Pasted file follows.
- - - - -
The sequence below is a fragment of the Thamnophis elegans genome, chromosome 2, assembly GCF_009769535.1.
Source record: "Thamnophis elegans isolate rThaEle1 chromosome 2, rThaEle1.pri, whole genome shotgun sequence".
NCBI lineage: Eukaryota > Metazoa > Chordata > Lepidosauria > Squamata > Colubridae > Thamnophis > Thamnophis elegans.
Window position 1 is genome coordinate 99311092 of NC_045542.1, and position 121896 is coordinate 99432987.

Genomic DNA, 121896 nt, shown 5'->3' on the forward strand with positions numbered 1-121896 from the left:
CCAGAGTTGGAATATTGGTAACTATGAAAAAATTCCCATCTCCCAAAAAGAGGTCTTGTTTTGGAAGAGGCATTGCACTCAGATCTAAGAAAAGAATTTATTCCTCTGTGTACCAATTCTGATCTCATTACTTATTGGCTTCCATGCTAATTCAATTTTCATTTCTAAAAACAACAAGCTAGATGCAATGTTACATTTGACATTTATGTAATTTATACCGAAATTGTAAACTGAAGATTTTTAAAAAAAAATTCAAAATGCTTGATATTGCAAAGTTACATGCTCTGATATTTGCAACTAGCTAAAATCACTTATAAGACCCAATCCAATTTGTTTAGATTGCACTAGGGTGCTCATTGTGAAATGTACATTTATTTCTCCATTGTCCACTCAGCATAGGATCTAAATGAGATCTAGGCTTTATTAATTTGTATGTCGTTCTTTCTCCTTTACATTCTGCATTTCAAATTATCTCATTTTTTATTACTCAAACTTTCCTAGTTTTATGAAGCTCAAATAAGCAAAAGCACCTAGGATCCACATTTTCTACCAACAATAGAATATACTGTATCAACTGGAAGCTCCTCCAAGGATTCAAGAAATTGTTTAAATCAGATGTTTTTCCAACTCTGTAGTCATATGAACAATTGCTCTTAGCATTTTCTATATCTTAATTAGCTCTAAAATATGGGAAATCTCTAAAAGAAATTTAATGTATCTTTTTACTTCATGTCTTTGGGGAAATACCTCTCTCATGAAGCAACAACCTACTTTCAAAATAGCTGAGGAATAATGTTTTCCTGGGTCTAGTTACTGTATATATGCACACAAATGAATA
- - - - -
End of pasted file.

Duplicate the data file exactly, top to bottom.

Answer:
The sequence below is a fragment of the Thamnophis elegans genome, chromosome 2, assembly GCF_009769535.1.
Source record: "Thamnophis elegans isolate rThaEle1 chromosome 2, rThaEle1.pri, whole genome shotgun sequence".
NCBI lineage: Eukaryota > Metazoa > Chordata > Lepidosauria > Squamata > Colubridae > Thamnophis > Thamnophis elegans.
Window position 1 is genome coordinate 99311092 of NC_045542.1, and position 121896 is coordinate 99432987.

Genomic DNA, 121896 nt, shown 5'->3' on the forward strand with positions numbered 1-121896 from the left:
CCAGAGTTGGAATATTGGTAACTATGAAAAAATTCCCATCTCCCAAAAAGAGGTCTTGTTTTGGAAGAGGCATTGCACTCAGATCTAAGAAAAGAATTTATTCCTCTGTGTACCAATTCTGATCTCATTACTTATTGGCTTCCATGCTAATTCAATTTTCATTTCTAAAAACAACAAGCTAGATGCAATGTTACATTTGACATTTATGTAATTTATACCGAAATTGTAAACTGAAGATTTTTAAAAAAAAATTCAAAATGCTTGATATTGCAAAGTTACATGCTCTGATATTTGCAACTAGCTAAAATCACTTATAAGACCCAATCCAATTTGTTTAGATTGCACTAGGGTGCTCATTGTGAAATGTACATTTATTTCTCCATTGTCCACTCAGCATAGGATCTAAATGAGATCTAGGCTTTATTAATTTGTATGTCGTTCTTTCTCCTTTACATTCTGCATTTCAAATTATCTCATTTTTTATTACTCAAACTTTCCTAGTTTTATGAAGCTCAAATAAGCAAAAGCACCTAGGATCCACATTTTCTACCAACAATAGAATATACTGTATCAACTGGAAGCTCCTCCAAGGATTCAAGAAATTGTTTAAATCAGATGTTTTTCCAACTCTGTAGTCATATGAACAATTGCTCTTAGCATTTTCTATATCTTAATTAGCTCTAAAATATGGGAAATCTCTAAAAGAAATTTAATGTATCTTTTTACTTCATGTCTTTGGGGAAATACCTCTCTCATGAAGCAACAACCTACTTTCAAAATAGCTGAGGAATAATGTTTTCCTGGGTCTAGTTACTGTATATATGCACACAAATGAATA